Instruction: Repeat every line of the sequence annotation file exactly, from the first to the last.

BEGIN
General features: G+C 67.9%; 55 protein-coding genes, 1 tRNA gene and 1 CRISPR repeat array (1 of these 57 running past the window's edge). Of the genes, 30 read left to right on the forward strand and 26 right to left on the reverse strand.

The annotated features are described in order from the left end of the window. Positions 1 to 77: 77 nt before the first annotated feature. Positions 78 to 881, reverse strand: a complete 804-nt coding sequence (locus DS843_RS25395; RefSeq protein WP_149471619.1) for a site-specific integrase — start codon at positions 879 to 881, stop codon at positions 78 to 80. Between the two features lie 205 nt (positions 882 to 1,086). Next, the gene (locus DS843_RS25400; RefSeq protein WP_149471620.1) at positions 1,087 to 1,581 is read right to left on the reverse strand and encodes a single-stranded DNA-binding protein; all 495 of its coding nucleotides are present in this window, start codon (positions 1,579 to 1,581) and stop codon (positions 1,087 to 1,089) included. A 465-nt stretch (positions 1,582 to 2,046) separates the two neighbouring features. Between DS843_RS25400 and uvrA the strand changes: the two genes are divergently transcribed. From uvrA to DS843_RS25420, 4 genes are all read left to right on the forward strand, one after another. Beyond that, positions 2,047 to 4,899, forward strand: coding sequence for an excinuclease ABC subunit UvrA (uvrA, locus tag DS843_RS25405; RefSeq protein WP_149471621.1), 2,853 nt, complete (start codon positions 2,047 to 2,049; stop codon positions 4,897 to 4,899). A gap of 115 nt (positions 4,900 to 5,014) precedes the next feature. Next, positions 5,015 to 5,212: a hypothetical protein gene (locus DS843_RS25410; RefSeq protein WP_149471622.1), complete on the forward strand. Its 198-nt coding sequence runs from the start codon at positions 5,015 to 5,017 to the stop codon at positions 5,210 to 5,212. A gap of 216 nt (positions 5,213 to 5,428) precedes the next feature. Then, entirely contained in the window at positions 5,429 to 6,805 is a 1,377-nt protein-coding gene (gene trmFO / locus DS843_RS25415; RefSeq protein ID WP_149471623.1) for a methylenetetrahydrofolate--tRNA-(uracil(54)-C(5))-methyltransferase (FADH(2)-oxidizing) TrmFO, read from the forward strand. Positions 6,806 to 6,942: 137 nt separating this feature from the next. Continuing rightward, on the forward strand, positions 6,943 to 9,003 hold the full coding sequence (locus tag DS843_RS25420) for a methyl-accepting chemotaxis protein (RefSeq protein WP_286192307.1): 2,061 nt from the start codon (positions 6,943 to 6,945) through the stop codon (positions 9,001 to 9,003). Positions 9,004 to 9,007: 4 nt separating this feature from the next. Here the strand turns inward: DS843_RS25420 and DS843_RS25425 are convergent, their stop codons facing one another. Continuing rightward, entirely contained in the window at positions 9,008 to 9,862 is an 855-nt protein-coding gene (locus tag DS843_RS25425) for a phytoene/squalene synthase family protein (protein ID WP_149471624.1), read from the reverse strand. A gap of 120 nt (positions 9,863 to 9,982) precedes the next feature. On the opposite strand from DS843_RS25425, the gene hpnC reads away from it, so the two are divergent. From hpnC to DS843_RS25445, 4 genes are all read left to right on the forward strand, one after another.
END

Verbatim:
General features: G+C 67.9%; 55 protein-coding genes, 1 tRNA gene and 1 CRISPR repeat array (1 of these 57 running past the window's edge). Of the genes, 30 read left to right on the forward strand and 26 right to left on the reverse strand.

The annotated features are described in order from the left end of the window. Positions 1 to 77: 77 nt before the first annotated feature. Positions 78 to 881, reverse strand: a complete 804-nt coding sequence (locus DS843_RS25395; RefSeq protein WP_149471619.1) for a site-specific integrase — start codon at positions 879 to 881, stop codon at positions 78 to 80. Between the two features lie 205 nt (positions 882 to 1,086). Next, the gene (locus DS843_RS25400; RefSeq protein WP_149471620.1) at positions 1,087 to 1,581 is read right to left on the reverse strand and encodes a single-stranded DNA-binding protein; all 495 of its coding nucleotides are present in this window, start codon (positions 1,579 to 1,581) and stop codon (positions 1,087 to 1,089) included. A 465-nt stretch (positions 1,582 to 2,046) separates the two neighbouring features. Between DS843_RS25400 and uvrA the strand changes: the two genes are divergently transcribed. From uvrA to DS843_RS25420, 4 genes are all read left to right on the forward strand, one after another. Beyond that, positions 2,047 to 4,899, forward strand: coding sequence for an excinuclease ABC subunit UvrA (uvrA, locus tag DS843_RS25405; RefSeq protein WP_149471621.1), 2,853 nt, complete (start codon positions 2,047 to 2,049; stop codon positions 4,897 to 4,899). A gap of 115 nt (positions 4,900 to 5,014) precedes the next feature. Next, positions 5,015 to 5,212: a hypothetical protein gene (locus DS843_RS25410; RefSeq protein WP_149471622.1), complete on the forward strand. Its 198-nt coding sequence runs from the start codon at positions 5,015 to 5,017 to the stop codon at positions 5,210 to 5,212. A gap of 216 nt (positions 5,213 to 5,428) precedes the next feature. Then, entirely contained in the window at positions 5,429 to 6,805 is a 1,377-nt protein-coding gene (gene trmFO / locus DS843_RS25415; RefSeq protein ID WP_149471623.1) for a methylenetetrahydrofolate--tRNA-(uracil(54)-C(5))-methyltransferase (FADH(2)-oxidizing) TrmFO, read from the forward strand. Positions 6,806 to 6,942: 137 nt separating this feature from the next. Continuing rightward, on the forward strand, positions 6,943 to 9,003 hold the full coding sequence (locus tag DS843_RS25420) for a methyl-accepting chemotaxis protein (RefSeq protein WP_286192307.1): 2,061 nt from the start codon (positions 6,943 to 6,945) through the stop codon (positions 9,001 to 9,003). Positions 9,004 to 9,007: 4 nt separating this feature from the next. Here the strand turns inward: DS843_RS25420 and DS843_RS25425 are convergent, their stop codons facing one another. Continuing rightward, entirely contained in the window at positions 9,008 to 9,862 is an 855-nt protein-coding gene (locus tag DS843_RS25425) for a phytoene/squalene synthase family protein (protein ID WP_149471624.1), read from the reverse strand. A gap of 120 nt (positions 9,863 to 9,982) precedes the next feature. On the opposite strand from DS843_RS25425, the gene hpnC reads away from it, so the two are divergent. From hpnC to DS843_RS25445, 4 genes are all read left to right on the forward strand, one after another.